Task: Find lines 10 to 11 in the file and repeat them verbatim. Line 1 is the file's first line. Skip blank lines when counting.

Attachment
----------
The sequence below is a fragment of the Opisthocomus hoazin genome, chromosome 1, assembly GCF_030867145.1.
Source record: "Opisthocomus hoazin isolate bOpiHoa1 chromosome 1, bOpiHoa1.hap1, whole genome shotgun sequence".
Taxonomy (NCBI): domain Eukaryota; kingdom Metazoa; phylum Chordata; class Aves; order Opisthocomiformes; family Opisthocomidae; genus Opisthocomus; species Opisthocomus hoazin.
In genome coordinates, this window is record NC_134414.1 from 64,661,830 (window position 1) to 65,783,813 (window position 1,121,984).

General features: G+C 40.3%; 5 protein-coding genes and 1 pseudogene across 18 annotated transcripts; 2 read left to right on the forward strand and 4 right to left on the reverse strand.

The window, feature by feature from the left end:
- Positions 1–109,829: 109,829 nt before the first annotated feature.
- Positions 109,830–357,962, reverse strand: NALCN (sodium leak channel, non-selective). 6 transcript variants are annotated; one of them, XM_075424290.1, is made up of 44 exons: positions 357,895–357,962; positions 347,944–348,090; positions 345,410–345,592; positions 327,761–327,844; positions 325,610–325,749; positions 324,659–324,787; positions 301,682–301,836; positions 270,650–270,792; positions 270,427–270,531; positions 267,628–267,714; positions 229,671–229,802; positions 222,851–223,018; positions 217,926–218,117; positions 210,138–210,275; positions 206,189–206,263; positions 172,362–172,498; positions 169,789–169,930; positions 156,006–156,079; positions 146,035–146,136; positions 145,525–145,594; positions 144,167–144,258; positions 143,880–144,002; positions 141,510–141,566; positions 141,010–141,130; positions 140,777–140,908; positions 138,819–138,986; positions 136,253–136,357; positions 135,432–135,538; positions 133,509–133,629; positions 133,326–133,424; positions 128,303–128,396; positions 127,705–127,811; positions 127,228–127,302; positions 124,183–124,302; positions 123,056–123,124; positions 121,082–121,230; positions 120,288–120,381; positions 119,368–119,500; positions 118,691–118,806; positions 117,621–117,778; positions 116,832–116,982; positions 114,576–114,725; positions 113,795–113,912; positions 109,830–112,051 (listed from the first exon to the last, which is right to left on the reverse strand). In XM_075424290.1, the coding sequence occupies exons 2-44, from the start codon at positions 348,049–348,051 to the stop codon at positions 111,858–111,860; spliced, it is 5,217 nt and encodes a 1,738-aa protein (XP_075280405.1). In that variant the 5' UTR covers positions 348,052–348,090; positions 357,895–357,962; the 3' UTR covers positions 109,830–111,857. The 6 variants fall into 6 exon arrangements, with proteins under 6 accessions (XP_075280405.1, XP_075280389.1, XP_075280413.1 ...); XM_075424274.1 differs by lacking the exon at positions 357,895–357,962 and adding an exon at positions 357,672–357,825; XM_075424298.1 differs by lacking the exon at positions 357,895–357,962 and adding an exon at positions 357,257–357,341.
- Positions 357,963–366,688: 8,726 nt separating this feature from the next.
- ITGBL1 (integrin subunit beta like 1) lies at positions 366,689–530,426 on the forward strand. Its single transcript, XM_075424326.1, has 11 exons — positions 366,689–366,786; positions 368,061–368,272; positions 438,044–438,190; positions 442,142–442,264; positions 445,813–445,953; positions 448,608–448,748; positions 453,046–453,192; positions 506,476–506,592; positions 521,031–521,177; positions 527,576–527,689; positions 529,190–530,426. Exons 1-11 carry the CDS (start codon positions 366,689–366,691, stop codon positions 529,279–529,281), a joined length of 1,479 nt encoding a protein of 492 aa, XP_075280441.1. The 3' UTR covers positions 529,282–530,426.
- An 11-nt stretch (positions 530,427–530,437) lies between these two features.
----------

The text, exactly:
- ITGBL1 (integrin subunit beta like 1) lies at positions 366,689–530,426 on the forward strand. Its single transcript, XM_075424326.1, has 11 exons — positions 366,689–366,786; positions 368,061–368,272; positions 438,044–438,190; positions 442,142–442,264; positions 445,813–445,953; positions 448,608–448,748; positions 453,046–453,192; positions 506,476–506,592; positions 521,031–521,177; positions 527,576–527,689; positions 529,190–530,426. Exons 1-11 carry the CDS (start codon positions 366,689–366,691, stop codon positions 529,279–529,281), a joined length of 1,479 nt encoding a protein of 492 aa, XP_075280441.1. The 3' UTR covers positions 529,282–530,426.
- An 11-nt stretch (positions 530,427–530,437) lies between these two features.